Europe Weighs on Global Markets, Will Bulls Lift U.S.?
Index and index ETFs finished flat and confused yesterday despite European jitters.
Major indexes and index ETFs finished flat and confused yesterday despite an eventful weekend across the pond. With France and Greece having changed power to officials who directly oppose further Eurozone austerity measures, one wonders firstly how the Eurozone might survive with anti-Euro and anti-austerity forces in government, and secondly why US markets did not take a nosedive in reaction to a potentially weaker, more volatile Eurozone?
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Oil, on the other hand, heeded the European mess and continued to drop to its three month low; the United States Oil Fund LP ETF (NYSEARCA:USO) responded in kind by shedding off .67% today.
US markets did not seem to care however, at least not yet, about the tremors in Europe, as the SPDR S&P 500 ETF (NYSEARCA:SPY) gained .07%, while the SPDR Dow Jones Industrial Average ETF (NYSEARCA:DIA) lost .19%. The PowerShares QQQ Trust Series 1 ETF (NASDAQ:QQQ) gained .09% while the iShares Russell 2000 Index ETF (NYSEARCA:IWM) gained .27%.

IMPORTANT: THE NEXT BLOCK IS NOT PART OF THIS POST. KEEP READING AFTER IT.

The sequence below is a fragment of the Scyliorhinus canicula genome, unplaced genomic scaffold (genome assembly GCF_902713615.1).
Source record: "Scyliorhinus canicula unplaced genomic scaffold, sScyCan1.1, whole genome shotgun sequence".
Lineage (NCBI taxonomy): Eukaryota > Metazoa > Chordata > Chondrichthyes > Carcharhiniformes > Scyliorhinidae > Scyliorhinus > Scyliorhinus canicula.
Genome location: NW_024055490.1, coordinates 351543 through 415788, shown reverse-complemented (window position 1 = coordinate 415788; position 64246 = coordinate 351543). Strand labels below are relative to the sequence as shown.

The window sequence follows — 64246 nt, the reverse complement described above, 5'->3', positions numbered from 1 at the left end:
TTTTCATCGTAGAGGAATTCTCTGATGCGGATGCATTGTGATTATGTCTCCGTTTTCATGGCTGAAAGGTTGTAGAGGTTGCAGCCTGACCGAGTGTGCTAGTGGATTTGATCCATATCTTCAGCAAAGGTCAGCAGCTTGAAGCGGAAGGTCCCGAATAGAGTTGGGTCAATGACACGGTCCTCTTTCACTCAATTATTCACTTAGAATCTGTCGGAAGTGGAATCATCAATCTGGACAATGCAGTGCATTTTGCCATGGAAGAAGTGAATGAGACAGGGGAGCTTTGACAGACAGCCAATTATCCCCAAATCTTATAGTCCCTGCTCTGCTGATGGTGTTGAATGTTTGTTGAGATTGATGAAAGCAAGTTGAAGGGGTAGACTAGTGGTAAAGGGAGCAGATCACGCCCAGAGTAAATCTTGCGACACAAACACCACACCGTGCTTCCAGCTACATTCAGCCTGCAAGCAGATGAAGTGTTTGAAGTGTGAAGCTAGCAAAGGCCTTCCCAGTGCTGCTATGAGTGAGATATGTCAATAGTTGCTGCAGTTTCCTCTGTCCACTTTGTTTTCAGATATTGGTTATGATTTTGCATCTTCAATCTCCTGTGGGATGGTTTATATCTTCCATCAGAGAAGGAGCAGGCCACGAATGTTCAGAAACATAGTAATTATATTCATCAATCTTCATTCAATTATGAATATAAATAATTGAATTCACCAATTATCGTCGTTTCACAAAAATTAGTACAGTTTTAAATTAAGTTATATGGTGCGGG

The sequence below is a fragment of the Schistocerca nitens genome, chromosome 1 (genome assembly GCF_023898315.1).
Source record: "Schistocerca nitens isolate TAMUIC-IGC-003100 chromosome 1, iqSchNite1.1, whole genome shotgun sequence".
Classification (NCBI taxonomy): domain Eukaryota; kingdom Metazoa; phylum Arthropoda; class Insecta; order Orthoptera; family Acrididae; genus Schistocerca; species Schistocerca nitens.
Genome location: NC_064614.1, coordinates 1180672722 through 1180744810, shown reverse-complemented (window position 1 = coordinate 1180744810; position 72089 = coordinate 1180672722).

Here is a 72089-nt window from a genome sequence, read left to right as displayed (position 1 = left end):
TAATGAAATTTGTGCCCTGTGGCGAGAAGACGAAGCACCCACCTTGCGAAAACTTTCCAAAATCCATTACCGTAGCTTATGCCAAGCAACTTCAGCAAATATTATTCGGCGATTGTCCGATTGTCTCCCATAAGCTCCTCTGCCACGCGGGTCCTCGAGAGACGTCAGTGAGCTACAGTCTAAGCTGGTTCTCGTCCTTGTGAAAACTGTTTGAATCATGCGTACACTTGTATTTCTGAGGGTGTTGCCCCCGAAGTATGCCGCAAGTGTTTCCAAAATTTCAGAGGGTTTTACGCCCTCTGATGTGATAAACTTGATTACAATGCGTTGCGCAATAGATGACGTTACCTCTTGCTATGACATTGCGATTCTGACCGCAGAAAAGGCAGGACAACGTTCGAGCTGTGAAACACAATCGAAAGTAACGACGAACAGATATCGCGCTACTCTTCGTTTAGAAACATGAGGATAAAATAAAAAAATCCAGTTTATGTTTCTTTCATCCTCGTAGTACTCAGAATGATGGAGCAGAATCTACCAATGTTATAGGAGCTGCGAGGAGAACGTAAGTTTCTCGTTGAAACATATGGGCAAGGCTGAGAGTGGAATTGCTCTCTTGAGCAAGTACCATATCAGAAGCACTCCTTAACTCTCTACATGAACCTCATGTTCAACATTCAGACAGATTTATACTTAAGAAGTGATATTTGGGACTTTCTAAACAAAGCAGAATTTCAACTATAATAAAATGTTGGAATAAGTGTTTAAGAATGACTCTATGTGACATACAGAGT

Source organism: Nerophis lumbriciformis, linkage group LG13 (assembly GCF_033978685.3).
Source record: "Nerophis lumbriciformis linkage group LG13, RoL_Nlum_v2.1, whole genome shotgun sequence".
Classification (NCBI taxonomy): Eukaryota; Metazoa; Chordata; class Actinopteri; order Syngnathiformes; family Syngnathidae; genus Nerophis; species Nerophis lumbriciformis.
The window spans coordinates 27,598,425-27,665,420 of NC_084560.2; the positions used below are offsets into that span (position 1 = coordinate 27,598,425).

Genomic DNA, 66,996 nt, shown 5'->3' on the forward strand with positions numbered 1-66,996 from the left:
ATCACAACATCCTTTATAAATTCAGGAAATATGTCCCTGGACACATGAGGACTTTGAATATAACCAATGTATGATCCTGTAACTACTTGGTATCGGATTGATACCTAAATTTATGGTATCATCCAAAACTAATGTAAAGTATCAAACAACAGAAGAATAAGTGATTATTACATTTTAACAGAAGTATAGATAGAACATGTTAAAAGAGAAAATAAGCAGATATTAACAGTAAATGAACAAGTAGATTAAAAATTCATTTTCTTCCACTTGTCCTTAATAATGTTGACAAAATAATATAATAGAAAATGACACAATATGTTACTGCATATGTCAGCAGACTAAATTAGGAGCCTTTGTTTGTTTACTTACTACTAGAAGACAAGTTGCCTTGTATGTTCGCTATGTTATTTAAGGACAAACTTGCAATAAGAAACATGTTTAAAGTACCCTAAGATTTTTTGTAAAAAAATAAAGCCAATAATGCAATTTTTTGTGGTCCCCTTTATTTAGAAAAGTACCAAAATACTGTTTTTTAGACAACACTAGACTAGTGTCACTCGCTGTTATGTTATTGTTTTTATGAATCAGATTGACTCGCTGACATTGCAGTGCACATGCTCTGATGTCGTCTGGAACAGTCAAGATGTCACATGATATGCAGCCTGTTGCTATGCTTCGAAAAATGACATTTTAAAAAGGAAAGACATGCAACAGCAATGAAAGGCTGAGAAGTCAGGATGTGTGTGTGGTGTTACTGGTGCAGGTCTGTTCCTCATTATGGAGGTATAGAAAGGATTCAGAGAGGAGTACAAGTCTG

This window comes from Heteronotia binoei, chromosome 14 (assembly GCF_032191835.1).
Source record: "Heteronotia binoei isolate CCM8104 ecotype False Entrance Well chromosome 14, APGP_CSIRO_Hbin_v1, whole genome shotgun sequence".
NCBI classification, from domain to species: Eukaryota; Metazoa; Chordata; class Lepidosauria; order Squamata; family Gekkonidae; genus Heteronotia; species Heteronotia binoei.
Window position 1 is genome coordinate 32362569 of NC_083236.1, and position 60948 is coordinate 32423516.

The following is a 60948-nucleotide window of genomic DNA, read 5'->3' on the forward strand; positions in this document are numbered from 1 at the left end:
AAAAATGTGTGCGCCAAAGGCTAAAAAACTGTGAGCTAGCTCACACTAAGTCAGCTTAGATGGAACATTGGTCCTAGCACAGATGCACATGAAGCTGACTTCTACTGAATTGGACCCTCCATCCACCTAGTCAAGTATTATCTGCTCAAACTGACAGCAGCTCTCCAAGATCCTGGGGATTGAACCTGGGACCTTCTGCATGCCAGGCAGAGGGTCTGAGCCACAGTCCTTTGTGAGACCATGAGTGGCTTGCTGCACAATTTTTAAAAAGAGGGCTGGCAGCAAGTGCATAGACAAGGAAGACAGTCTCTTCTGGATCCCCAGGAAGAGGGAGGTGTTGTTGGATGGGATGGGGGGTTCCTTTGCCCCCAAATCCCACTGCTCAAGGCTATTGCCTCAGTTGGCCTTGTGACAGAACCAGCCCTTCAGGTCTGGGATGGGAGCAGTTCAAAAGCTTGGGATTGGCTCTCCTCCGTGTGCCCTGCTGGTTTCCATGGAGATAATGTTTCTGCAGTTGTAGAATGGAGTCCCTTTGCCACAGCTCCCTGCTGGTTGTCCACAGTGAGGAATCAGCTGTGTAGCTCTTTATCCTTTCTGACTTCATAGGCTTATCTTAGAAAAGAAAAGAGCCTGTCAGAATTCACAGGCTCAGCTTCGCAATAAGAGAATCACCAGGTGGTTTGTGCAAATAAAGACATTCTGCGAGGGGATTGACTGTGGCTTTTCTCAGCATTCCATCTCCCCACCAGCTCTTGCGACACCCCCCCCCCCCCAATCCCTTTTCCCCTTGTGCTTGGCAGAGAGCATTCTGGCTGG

Perhaps yesterday’s markets were propped up by the positive Consumer Credit report released yesterday, which indicated that consumer credit has increased by 7.75% for first quarter 2012, a positive number no doubt, but nonetheless still an indicator reminiscent of the fact that the entire world right now is working on credit, debt, and near zero growth. At least, as indicated by the positive Consumer Credit report, people feel more confident about paying their debt back, which suggests that although our recovery is fragile, credit is still flowing and growth is still a half-alive notion.
Bottom Line: Europe needs to somehow keep its credit pumping too, however with a direct “NO!” to further austerity measures and tighter fiscal union as voiced to the Eurozone via French and Greek election results, the path to more bailouts (credit flow!!), growth, prosperity, and a debt free Eurozone will likely be a very long process. In the meantime, we need to continue our defensive position as we expect lower prices ahead, as any hick-up in Europe and around the world should and likely will directly impact markets and economic recovery at home.
John Nyaradi is the author of The ETF Investing Premium Newsletter.